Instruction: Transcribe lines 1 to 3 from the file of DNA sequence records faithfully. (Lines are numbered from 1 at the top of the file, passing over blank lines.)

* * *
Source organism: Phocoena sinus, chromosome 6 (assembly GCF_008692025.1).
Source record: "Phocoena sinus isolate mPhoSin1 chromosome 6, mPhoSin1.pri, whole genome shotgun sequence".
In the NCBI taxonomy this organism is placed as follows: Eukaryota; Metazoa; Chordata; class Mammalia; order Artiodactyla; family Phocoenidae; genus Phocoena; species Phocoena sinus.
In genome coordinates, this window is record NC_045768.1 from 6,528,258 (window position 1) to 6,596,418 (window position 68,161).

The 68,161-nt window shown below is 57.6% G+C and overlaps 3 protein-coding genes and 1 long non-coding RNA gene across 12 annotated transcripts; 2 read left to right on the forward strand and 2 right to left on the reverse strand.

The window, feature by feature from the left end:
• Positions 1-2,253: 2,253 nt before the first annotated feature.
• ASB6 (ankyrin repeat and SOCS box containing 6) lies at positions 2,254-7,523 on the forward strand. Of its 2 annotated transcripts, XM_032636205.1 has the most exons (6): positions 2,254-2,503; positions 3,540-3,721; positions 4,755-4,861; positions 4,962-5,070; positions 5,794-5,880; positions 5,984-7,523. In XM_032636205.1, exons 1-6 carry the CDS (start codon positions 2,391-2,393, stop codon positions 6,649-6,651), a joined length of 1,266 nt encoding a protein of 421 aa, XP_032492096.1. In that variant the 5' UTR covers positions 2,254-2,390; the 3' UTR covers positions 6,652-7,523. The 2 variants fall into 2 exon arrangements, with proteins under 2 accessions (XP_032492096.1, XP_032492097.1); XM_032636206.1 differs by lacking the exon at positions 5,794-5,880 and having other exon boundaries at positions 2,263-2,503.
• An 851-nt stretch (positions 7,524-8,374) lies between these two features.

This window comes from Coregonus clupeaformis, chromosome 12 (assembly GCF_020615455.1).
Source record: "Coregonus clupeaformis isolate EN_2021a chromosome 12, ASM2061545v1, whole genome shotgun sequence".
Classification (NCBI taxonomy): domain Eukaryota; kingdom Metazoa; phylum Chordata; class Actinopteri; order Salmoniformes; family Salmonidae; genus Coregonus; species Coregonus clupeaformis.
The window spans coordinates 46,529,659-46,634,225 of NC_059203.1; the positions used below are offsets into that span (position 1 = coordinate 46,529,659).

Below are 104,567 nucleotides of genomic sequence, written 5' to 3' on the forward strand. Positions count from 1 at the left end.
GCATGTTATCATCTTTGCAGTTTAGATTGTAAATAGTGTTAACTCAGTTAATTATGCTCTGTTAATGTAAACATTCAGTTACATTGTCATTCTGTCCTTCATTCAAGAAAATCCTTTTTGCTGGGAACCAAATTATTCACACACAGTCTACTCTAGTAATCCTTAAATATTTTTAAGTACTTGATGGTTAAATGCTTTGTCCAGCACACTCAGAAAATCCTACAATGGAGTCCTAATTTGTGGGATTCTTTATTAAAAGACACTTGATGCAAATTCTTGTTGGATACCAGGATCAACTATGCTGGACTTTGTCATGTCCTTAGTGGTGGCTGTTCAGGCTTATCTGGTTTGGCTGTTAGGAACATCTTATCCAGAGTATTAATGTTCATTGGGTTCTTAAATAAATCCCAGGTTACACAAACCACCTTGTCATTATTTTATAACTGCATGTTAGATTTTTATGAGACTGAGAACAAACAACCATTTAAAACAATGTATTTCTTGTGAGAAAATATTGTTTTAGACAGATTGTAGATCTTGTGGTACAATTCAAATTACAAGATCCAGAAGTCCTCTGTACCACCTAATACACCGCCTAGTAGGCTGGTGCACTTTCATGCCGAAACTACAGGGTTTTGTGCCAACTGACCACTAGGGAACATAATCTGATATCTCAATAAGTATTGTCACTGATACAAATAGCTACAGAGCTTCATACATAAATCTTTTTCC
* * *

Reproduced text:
Source organism: Phocoena sinus, chromosome 6 (assembly GCF_008692025.1).
Source record: "Phocoena sinus isolate mPhoSin1 chromosome 6, mPhoSin1.pri, whole genome shotgun sequence".
In the NCBI taxonomy this organism is placed as follows: Eukaryota; Metazoa; Chordata; class Mammalia; order Artiodactyla; family Phocoenidae; genus Phocoena; species Phocoena sinus.